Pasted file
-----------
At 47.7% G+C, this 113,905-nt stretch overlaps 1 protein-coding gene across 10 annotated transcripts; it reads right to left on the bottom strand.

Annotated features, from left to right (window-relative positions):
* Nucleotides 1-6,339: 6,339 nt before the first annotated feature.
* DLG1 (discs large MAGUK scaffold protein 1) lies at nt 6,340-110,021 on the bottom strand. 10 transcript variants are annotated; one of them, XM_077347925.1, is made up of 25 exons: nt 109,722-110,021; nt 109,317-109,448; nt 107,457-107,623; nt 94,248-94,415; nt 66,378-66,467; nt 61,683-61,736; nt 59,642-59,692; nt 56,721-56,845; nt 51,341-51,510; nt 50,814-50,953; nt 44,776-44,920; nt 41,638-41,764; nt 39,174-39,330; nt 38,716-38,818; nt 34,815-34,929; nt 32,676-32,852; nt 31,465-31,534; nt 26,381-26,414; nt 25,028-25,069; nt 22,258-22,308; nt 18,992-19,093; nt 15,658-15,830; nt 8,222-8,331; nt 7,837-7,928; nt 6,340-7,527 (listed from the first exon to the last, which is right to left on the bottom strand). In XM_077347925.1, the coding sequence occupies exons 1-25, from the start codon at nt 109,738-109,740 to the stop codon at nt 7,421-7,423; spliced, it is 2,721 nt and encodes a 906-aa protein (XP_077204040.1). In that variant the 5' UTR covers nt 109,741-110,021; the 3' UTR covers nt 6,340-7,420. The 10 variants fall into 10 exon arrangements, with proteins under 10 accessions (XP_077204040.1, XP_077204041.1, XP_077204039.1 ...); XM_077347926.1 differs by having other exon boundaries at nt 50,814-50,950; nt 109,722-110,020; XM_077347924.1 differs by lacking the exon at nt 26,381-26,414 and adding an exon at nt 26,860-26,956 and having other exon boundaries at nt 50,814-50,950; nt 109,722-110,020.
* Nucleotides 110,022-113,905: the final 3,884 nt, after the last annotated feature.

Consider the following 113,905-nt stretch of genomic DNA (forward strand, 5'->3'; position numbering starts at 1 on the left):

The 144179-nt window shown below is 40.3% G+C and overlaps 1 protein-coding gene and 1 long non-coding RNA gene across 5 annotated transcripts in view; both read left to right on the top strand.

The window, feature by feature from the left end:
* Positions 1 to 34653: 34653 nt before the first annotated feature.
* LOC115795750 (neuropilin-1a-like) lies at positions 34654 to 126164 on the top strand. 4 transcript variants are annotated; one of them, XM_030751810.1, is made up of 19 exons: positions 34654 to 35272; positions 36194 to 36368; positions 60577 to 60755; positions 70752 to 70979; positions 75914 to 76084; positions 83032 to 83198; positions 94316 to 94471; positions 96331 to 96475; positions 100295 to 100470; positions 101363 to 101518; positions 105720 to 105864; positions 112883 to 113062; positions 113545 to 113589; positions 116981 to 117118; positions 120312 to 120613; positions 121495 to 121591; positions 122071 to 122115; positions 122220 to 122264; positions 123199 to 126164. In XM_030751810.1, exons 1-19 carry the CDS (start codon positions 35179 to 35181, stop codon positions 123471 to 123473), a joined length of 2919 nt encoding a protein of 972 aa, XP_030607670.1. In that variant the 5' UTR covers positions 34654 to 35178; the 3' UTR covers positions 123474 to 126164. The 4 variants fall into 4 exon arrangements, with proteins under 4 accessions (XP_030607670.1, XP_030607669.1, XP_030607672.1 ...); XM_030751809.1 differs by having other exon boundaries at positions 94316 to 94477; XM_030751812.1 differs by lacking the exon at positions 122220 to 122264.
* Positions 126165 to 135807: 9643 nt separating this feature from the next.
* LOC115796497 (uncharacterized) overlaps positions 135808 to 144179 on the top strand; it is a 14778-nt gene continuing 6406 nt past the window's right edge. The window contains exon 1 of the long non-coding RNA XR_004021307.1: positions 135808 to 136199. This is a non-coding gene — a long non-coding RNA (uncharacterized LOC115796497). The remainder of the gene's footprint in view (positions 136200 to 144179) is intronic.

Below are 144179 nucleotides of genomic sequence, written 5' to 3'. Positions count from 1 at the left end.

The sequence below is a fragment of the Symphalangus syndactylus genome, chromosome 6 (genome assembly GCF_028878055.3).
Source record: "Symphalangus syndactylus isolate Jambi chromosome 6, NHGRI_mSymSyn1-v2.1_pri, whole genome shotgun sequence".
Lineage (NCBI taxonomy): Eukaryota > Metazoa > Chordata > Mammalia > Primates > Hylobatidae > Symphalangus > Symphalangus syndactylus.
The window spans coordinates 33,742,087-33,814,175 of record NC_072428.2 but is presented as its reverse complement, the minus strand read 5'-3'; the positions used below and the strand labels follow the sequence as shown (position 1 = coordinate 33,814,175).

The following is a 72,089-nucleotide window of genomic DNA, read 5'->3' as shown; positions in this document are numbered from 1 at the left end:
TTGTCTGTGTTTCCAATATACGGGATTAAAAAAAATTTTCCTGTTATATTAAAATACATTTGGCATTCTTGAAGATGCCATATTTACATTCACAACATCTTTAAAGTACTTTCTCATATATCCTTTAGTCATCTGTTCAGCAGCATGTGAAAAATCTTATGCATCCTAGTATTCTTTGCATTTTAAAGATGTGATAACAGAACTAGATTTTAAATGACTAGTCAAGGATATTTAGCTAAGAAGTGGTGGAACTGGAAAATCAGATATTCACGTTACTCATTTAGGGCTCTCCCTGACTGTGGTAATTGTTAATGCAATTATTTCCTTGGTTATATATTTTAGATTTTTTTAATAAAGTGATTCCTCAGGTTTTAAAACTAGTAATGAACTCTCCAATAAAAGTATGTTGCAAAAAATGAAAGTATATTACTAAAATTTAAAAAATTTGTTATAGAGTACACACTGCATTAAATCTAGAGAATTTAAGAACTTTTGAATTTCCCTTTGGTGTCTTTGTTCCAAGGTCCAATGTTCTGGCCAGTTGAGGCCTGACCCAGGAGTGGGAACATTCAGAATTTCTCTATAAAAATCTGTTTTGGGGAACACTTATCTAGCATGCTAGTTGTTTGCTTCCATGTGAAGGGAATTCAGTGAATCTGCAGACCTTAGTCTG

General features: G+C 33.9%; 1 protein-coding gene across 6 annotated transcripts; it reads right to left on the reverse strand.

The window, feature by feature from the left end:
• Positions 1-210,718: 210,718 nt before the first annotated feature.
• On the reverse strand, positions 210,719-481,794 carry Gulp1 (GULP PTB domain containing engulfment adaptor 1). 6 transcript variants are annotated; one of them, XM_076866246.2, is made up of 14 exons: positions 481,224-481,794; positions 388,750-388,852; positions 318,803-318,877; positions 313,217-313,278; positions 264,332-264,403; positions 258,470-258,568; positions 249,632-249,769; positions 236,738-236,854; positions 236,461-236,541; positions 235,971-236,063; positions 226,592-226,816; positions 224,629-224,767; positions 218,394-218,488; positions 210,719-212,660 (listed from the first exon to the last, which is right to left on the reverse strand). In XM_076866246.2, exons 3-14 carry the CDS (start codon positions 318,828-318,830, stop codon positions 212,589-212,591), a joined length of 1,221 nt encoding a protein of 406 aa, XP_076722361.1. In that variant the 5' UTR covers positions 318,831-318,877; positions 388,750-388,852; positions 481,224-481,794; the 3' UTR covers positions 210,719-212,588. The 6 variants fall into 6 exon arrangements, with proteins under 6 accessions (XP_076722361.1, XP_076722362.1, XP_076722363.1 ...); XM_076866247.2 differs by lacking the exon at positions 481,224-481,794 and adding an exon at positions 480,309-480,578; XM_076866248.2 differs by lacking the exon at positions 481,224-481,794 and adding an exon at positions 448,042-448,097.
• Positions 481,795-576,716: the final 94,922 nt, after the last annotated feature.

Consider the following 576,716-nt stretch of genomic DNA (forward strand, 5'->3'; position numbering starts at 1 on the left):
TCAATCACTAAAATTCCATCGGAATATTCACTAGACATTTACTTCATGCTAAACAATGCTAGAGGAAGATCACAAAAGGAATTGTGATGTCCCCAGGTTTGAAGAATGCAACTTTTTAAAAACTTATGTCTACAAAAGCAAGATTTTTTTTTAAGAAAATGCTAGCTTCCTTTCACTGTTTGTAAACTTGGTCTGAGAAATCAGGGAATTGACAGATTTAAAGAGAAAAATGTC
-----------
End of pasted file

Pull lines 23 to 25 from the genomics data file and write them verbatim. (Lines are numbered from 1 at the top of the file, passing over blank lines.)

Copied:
• On the reverse strand, positions 210,719-481,794 carry Gulp1 (GULP PTB domain containing engulfment adaptor 1). 6 transcript variants are annotated; one of them, XM_076866246.2, is made up of 14 exons: positions 481,224-481,794; positions 388,750-388,852; positions 318,803-318,877; positions 313,217-313,278; positions 264,332-264,403; positions 258,470-258,568; positions 249,632-249,769; positions 236,738-236,854; positions 236,461-236,541; positions 235,971-236,063; positions 226,592-226,816; positions 224,629-224,767; positions 218,394-218,488; positions 210,719-212,660 (listed from the first exon to the last, which is right to left on the reverse strand). In XM_076866246.2, exons 3-14 carry the CDS (start codon positions 318,828-318,830, stop codon positions 212,589-212,591), a joined length of 1,221 nt encoding a protein of 406 aa, XP_076722361.1. In that variant the 5' UTR covers positions 318,831-318,877; positions 388,750-388,852; positions 481,224-481,794; the 3' UTR covers positions 210,719-212,588. The 6 variants fall into 6 exon arrangements, with proteins under 6 accessions (XP_076722361.1, XP_076722362.1, XP_076722363.1 ...); XM_076866247.2 differs by lacking the exon at positions 481,224-481,794 and adding an exon at positions 480,309-480,578; XM_076866248.2 differs by lacking the exon at positions 481,224-481,794 and adding an exon at positions 448,042-448,097.
• Positions 481,795-576,716: the final 94,922 nt, after the last annotated feature.

Consider the following 576,716-nt stretch of genomic DNA (forward strand, 5'->3'; position numbering starts at 1 on the left):